Five children survive her: T. W. Skinner, Mrs. Eliza H. Richardson, Mrs. M. L. Wright of this village <Mexico, Oswego Co.>, Rev. James A. Skinner of Rochester and Charles R. Skinner of Watertown. Her son Albert died in 1883 at Hoosick Falls. She was the idol of her children, and was a devoted, unselfish, self-sacrificing, loving mother. Her birthday was each year, so long as she lived, the signal for a family gathering wherever she was in which she seemed the youngest and happiest of all. Possessed of a happy disposition, she had kinds words for all, and non but pleasant memories of her love and gentleness come to those who knew her best and loved her most. She lived a long, a busy and a useful life, and left it full of beautiful years. Yet there never comes a time when children can willingly yield up such a mother. All of her children were with her during her last illness, and did all that was possible to render her last hours happy and comfortable.

Mrs. Skinner was a member of the Prattville Presbyterian church during its existence and in later years of the Presbyterian church of this village.

Her funeral will take place at Union Square at 2 o'clock on Friday afternoon next. Prayers will be said at the residence of Hon. M. L. Wright at 12 o'clock on Friday.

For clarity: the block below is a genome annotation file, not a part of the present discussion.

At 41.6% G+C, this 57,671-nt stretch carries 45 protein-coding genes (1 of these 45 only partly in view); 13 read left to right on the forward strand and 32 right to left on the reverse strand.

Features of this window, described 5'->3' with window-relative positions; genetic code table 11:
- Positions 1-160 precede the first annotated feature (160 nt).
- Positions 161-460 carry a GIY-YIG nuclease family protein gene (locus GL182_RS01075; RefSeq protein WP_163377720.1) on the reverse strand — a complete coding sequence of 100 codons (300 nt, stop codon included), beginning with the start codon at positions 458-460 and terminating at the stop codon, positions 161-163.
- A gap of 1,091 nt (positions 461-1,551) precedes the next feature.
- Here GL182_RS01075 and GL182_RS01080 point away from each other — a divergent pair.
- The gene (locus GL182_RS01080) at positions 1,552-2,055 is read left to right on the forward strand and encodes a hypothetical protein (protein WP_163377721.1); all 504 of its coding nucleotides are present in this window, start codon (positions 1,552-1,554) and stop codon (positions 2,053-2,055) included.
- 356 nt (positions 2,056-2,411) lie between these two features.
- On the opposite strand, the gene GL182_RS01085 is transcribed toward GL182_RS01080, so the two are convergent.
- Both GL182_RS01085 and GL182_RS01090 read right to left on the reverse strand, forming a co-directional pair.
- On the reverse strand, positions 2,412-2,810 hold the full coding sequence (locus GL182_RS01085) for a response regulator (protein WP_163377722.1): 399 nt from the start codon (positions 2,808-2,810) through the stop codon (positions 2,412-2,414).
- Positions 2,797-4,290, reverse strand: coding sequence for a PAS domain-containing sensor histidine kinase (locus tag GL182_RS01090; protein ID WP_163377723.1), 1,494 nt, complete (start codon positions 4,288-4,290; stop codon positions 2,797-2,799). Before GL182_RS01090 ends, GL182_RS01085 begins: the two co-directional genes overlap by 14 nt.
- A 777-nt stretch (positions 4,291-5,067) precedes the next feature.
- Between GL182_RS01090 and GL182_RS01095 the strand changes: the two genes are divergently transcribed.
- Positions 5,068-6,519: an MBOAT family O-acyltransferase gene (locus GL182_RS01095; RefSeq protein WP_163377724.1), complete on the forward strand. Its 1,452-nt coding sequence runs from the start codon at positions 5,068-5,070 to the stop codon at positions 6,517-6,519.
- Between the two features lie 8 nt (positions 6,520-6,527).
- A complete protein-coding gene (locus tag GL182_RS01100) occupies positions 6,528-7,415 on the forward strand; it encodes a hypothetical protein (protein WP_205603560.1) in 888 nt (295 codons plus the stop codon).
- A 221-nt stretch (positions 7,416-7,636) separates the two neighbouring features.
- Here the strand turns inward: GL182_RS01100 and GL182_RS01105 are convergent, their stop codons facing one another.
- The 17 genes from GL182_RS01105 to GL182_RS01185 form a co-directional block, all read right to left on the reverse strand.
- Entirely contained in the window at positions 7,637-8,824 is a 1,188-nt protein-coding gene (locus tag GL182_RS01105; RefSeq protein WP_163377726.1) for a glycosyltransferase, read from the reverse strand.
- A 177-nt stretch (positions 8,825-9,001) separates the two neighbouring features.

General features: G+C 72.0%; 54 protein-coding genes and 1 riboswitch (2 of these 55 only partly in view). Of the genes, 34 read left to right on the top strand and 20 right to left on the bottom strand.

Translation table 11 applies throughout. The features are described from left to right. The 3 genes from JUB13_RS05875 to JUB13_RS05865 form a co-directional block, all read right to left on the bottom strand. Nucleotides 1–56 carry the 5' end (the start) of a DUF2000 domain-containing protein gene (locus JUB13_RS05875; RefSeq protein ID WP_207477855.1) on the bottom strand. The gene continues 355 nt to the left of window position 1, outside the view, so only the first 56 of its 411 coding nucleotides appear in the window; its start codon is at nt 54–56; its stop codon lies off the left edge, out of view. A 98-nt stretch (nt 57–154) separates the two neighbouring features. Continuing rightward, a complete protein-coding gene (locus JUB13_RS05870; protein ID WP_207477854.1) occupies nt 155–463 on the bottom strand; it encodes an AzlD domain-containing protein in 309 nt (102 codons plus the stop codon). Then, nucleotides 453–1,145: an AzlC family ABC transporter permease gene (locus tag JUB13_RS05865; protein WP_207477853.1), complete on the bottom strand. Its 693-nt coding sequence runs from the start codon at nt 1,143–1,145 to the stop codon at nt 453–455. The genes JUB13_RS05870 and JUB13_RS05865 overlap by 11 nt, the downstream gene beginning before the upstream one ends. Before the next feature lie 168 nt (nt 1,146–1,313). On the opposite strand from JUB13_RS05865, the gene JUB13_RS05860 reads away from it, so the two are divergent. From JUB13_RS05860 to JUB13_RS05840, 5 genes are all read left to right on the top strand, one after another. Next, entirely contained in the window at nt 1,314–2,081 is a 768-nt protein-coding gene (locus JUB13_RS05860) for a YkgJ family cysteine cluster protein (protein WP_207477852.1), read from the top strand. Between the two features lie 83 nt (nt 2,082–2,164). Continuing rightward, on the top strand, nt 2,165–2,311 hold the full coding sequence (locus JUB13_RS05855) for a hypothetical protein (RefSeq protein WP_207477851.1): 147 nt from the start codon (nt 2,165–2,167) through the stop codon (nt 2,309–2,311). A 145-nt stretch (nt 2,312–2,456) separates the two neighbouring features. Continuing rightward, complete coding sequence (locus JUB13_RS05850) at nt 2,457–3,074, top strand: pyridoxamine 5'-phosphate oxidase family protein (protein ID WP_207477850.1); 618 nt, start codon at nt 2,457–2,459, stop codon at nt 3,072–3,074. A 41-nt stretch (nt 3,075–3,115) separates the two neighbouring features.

More About C
Cause of death:: Typhoid Pneumonia
Occupation: Teacher, North Watertown, NY

More About A
Marriage: 01 Sep 1834, Watertown, Jefferson, New York31
Officiated by: 1834, Rev. Pitt Morse31
Children of A
  i.   LUCRETIA8 SKINNER, b. 13 Sep 1824; d. 27 Sep 1824.
81. ii.   TIMOTHY WARNER SKINNER, b. 24 Apr 1827, New Hampshire; d. 30 Mar 1915, Mexico, Oswego County, New York.
  iii.   SOLOMON AVERY SKINNER, b. 23 Jul 1829; d. 06 Sep 1830, Mexico, Oswego County, New York.
According to his mother's obituary in the "Oswego, NY Palladium":
"Died: Union Square, July 16 very suddenly Mrs. ELIZABETH L. wife of HON. AVERY SKINNER in the 31st year of her age. Left her husband and two small children." Timothy Warner Skinner and Elizabeth Huntington Skinner lived to bear children, so we must assume Solomon died young.

82. iv.   ELIZA HUNTINGTON SKINNER, b. 13 Jul 1833, New Hampshire; d. 19 Feb 1892, Mexico, Oswego County, New York.
83. v.   JAMES AVERY8 SKINNER, b. 15 Nov 1835; d. 25 Nov 1917, New York City.
  vi.   CHARLOTTE STEBBINS SKINNER, b. 27 Jan 1837; d. 14 Dec 1841.
84. vii.   ALBERT THOMPSON SKINNER, b. 12 Nov 1841, Mexico, Oswego County, New York; d. 27 Feb 1883, Hoosick Falls, Rensselaer County, New York.
85. viii.   CHARLES RUFUS SKINNER, b. 04 Aug 1844, Union Square, Oswego County, New York; d. 30 Jun 1928, Pelham Manor, West Chester Co., New York.
86. ix.   MARY GRACE SKINNER, b. 24 Sep 1846, Mexico, Oswego, New York; d. 16 Apr 1914, Oswego, New York.